Toward a Sociological Theory of Information, by Harold Garfinkel (Paradigm, 2008). In 1952 at Princeton University, Harold Garfinkel developed a sociological theory of information. Other prominent theories then being worked out at Princeton, including game theory, neglected the social elements of information, modeling a rational individual whose success depends on completeness of both reason and information. In real life these conditions are not possible and these approaches therefore have always had limited and problematic practical application. Garfinkel s sociological theory treats information as a thoroughly organized social phenomenon in a way that addresses these shortcomings comprehensively. Although famous as a sociologist of everyday life, Garfinkel focuses in this new book never before published on the concerns of large-scale organization and decision making. In the fifty years since Garfinkel wrote this treatise, there has been no systematic treatment of the problems and issues he raises. Nor has anyone proposed a theory of information like the one he proposed. Many of the same problems that troubled theorists of information and predictable order in 1952 are still problematic today.

TV By Design: Modern Art and the Rise of Network Television, by Lynn Spigel (University of Chicago, 2009). “TV by Design is an extraordinary examination of television in specific cultural contexts. As in her earlier book, Make Room for TV, Lynn Spigel has uncovered—or recovered—details that alter our histories of the medium, especially as related to other arts. For those who experienced it in the years she examines, the rush of memory and the re-placement of images, scenes, and personalities are sharp reminders of why TV became and remains so important.”–Horace Newcomb, editor of Encyclopedia of Television.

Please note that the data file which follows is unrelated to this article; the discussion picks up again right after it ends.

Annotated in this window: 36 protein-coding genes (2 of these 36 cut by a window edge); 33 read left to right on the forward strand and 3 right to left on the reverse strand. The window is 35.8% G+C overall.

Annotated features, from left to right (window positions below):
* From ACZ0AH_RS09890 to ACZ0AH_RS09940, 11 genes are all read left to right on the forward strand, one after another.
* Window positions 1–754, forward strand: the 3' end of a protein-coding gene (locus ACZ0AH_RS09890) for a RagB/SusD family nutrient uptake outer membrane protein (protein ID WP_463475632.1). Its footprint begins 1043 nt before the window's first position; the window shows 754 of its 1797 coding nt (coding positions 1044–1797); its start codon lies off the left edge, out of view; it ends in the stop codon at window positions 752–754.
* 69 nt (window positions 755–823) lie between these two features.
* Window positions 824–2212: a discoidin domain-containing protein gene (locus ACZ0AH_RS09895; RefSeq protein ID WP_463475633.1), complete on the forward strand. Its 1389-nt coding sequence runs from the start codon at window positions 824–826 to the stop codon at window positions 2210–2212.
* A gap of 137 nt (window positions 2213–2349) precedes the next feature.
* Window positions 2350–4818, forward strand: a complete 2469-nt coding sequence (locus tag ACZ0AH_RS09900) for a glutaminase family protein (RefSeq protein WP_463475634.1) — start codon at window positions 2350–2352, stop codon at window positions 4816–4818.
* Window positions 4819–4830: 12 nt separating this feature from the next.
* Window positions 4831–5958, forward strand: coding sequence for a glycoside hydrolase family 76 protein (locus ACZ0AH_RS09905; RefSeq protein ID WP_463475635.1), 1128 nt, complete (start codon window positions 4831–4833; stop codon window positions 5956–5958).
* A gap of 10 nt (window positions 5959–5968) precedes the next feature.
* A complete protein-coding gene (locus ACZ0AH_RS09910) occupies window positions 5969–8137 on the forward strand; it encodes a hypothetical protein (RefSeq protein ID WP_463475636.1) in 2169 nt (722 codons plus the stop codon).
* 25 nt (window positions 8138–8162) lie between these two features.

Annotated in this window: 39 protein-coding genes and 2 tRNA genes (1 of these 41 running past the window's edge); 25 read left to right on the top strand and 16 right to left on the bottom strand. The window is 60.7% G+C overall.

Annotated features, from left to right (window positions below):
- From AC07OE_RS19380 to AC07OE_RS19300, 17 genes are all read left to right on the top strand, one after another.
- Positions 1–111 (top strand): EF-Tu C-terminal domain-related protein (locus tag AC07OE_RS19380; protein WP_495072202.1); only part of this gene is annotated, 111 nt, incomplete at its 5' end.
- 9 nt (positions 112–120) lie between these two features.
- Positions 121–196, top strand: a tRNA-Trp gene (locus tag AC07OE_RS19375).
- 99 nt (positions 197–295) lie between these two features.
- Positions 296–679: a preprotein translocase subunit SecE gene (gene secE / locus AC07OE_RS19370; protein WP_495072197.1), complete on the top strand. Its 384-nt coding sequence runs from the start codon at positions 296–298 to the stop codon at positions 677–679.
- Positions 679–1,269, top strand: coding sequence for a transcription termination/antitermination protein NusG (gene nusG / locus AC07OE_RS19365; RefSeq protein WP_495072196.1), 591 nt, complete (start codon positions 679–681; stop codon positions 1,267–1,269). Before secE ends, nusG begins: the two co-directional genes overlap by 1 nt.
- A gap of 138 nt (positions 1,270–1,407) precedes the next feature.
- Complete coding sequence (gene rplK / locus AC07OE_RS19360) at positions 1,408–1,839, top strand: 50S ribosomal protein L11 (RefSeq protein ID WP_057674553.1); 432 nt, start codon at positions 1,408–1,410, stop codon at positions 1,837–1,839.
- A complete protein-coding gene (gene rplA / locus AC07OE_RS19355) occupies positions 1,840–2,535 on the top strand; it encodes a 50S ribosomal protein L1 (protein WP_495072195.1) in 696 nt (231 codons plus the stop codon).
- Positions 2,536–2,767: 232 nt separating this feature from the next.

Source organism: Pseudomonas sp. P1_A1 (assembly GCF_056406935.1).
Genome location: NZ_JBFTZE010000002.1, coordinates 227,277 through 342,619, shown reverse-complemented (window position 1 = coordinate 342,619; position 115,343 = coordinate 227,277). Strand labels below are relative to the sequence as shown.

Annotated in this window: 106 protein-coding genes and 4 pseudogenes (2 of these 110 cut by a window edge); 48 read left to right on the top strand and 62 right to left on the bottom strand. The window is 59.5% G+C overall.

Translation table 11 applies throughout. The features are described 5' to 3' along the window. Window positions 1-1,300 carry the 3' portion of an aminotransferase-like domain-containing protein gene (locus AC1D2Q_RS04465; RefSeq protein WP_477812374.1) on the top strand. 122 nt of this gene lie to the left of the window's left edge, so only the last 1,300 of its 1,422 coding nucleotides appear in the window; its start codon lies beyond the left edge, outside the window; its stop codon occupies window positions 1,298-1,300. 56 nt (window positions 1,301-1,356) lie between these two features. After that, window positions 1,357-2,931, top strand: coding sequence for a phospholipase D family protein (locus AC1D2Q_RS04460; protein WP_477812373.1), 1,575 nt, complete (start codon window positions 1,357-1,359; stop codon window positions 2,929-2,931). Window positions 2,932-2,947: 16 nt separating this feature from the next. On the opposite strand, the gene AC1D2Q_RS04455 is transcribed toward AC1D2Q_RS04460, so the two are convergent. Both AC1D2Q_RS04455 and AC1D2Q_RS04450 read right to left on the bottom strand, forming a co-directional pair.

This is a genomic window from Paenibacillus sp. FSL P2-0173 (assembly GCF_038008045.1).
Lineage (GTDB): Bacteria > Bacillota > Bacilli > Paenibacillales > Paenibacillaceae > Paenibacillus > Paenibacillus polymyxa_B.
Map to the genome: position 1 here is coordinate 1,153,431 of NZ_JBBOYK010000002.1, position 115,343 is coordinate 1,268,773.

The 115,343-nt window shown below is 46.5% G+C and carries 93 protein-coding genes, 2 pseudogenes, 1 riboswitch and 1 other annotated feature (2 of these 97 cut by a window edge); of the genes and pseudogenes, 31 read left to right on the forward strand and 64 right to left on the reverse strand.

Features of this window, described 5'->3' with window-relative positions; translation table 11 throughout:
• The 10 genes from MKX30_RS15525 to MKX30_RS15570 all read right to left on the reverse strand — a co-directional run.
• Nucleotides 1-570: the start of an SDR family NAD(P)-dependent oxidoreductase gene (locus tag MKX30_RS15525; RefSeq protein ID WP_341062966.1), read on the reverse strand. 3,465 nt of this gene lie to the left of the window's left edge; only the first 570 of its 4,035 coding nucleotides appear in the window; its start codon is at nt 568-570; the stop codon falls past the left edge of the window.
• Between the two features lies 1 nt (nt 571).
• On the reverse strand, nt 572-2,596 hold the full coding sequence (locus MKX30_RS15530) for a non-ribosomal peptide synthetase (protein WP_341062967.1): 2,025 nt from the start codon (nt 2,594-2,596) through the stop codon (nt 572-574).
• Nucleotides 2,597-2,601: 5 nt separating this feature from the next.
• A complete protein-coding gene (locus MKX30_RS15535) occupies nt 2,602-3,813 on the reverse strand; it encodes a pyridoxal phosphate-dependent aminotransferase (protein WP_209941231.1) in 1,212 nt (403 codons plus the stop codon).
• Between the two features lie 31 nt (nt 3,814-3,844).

TV China, edited by Ying Zhu and Chris Berry (Indiana, 2009). If radio and film were the emblematic media of the Maoist era, television has rapidly established itself as the medium of the “marketized” China and in the diaspora. In less than two decades, television has become the dominant medium across the Chinese cultural world. TV China is the first anthology in English on this phenomenon. Covering the People’s Republic, Hong Kong, Taiwan, and the Chinese diaspora, these 12 original essays introduce and analyze the Chinese television industry, its programming, the policies shaping it, and its audiences.

World at Risk, by Ulrich Beck (Polity, 2009). “Beck deploys the concept of risk as a sharply focused flashlight that allows him to see what is typically obscured by dominant notions and explanations. This becomes a process of discovery, rare in the social sciences today, concerned as they are with proof. He brilliantly conceptualizes these discoveries in terms of categories not usually used in risk analysis, such as cosmopolitanism. A must-read book.” Saskia Sassen, Columbia University

Youtube, by Jean Burgess, and Joshua Green (Polity, 2009). “An important and timely contribution to the literature on participatory culture and media.” –Nancy Baym, University of Kansas